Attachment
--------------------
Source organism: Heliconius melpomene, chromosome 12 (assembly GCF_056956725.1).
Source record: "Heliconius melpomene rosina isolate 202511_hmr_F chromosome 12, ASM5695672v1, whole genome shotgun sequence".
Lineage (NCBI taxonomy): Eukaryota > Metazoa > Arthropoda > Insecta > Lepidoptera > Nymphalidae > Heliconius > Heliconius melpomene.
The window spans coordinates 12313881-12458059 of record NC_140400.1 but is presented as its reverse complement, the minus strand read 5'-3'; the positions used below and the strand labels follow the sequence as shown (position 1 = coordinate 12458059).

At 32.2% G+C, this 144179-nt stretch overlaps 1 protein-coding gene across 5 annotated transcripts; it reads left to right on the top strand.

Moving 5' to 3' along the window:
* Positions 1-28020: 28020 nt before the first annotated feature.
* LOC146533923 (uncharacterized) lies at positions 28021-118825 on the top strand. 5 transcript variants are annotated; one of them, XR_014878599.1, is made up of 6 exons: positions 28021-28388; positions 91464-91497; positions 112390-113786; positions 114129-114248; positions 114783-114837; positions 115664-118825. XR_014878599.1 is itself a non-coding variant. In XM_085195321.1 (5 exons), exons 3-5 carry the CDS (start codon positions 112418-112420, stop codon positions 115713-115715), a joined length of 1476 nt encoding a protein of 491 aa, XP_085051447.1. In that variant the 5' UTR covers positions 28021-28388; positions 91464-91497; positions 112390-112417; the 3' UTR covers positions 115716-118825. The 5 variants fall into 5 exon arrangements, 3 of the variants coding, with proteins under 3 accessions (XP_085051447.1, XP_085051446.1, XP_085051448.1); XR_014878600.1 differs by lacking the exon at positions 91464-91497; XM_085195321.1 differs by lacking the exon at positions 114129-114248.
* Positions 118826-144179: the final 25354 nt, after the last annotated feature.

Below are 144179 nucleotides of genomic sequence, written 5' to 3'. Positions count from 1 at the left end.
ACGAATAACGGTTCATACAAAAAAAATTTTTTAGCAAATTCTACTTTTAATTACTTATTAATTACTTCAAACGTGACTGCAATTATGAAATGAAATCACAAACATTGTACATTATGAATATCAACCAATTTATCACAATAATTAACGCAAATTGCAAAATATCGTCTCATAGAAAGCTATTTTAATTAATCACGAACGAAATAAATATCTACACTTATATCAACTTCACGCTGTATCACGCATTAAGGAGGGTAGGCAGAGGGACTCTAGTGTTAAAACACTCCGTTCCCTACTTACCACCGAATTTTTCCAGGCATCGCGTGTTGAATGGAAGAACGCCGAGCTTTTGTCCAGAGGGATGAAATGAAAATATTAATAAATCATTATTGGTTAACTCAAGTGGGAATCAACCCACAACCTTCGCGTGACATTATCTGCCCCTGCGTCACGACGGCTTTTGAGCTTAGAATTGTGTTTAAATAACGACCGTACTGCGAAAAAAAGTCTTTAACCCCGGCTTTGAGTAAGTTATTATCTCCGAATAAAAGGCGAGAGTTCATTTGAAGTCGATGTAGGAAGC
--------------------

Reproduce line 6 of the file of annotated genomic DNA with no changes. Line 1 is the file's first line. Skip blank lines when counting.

Moving 5' to 3' along the window: